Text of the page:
Saying no to pushy rental car staff because you’ve already got coverage feels great, and so does declining expensive extended warranties. As long as you buy with the American Express card, with eligible purchases, there’s an extra year of warranty tagged onto the end.

Meanwhile, there’s purchase protection and return protection which makes getting a refund on something that’s lost, stolen, breaks, or you just decide to return for ninety days. You need to check the small print to see exactly what is and isn’t covered, but it can mean the difference between simply getting your money back versus spending an hour on the phone with a store.

If I haven’t spelled it out for you yet, here’s the run-down: if you’re a frequent traveler, value your time as much as your money, and don’t enjoy spending your free days digging through warranty and insurance paperwork, you could well find the American Express Platinum Card’s fee more than pays for itself.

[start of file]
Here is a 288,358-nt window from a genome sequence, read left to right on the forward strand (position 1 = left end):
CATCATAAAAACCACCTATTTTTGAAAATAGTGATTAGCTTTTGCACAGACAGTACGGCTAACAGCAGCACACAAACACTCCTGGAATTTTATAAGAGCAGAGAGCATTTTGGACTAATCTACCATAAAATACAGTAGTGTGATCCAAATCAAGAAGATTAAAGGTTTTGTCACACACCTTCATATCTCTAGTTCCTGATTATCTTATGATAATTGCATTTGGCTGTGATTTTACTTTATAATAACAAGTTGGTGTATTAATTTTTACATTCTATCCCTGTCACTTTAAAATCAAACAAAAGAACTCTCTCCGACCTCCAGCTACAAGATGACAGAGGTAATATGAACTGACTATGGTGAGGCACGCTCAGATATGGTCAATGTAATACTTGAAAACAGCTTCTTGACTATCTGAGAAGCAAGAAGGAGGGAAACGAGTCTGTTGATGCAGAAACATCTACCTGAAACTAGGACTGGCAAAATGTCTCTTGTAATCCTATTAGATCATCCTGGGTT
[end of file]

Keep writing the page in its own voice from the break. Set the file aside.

MORE American Express

Vincent is an American Express Ambassador, carrying an Amex Platinum card and reporting on his experiences. As part of the program he may receive compensation to write about those experiences, but the opinions are Vincent’s own and are independent from American Express.

Fix: You Require Permission From Administrators To Make Changes To This Folder

It’s common for Windows to show an error when you’re performing simple tasks. When moving or deleting files, it will display ‘You require permission from the system to make changes to this folder.’ 

This error means you’re not the authorized user to make any changes to the chosen file/folder. Usually, the causes behind it may be that the folder owner is another user and Windows wants to strengthen its system security.

So, let’s jump to how we can solve this issue.